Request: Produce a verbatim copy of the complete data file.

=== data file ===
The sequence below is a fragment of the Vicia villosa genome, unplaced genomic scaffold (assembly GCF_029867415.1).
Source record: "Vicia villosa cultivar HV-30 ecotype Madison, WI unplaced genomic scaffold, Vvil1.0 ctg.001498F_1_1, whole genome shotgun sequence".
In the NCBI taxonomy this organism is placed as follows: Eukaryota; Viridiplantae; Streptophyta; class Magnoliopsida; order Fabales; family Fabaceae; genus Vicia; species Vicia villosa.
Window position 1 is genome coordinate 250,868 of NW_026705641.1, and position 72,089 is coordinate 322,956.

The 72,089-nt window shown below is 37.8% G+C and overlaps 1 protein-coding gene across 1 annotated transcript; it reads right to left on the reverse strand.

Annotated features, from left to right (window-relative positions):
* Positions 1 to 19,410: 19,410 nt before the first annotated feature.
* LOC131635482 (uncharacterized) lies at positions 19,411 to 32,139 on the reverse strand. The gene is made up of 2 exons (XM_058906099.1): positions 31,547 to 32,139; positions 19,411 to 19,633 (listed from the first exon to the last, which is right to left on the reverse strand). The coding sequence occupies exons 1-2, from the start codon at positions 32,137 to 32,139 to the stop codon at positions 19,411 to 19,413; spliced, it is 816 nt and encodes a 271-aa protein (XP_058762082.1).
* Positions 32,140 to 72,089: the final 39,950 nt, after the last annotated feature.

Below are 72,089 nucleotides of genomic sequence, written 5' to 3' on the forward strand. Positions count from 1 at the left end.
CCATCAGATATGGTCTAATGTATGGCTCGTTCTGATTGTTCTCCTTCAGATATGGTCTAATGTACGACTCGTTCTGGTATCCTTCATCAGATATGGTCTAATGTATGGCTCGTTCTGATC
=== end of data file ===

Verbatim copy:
The sequence below is a fragment of the Vicia villosa genome, unplaced genomic scaffold (assembly GCF_029867415.1).
Source record: "Vicia villosa cultivar HV-30 ecotype Madison, WI unplaced genomic scaffold, Vvil1.0 ctg.001498F_1_1, whole genome shotgun sequence".
In the NCBI taxonomy this organism is placed as follows: Eukaryota; Viridiplantae; Streptophyta; class Magnoliopsida; order Fabales; family Fabaceae; genus Vicia; species Vicia villosa.
Window position 1 is genome coordinate 250,868 of NW_026705641.1, and position 72,089 is coordinate 322,956.

The 72,089-nt window shown below is 37.8% G+C and overlaps 1 protein-coding gene across 1 annotated transcript; it reads right to left on the reverse strand.

Annotated features, from left to right (window-relative positions):
* Positions 1 to 19,410: 19,410 nt before the first annotated feature.
* LOC131635482 (uncharacterized) lies at positions 19,411 to 32,139 on the reverse strand. The gene is made up of 2 exons (XM_058906099.1): positions 31,547 to 32,139; positions 19,411 to 19,633 (listed from the first exon to the last, which is right to left on the reverse strand). The coding sequence occupies exons 1-2, from the start codon at positions 32,137 to 32,139 to the stop codon at positions 19,411 to 19,413; spliced, it is 816 nt and encodes a 271-aa protein (XP_058762082.1).
* Positions 32,140 to 72,089: the final 39,950 nt, after the last annotated feature.

Below are 72,089 nucleotides of genomic sequence, written 5' to 3' on the forward strand. Positions count from 1 at the left end.
CCATCAGATATGGTCTAATGTATGGCTCGTTCTGATTGTTCTCCTTCAGATATGGTCTAATGTACGACTCGTTCTGGTATCCTTCATCAGATATGGTCTAATGTATGGCTCGTTCTGATC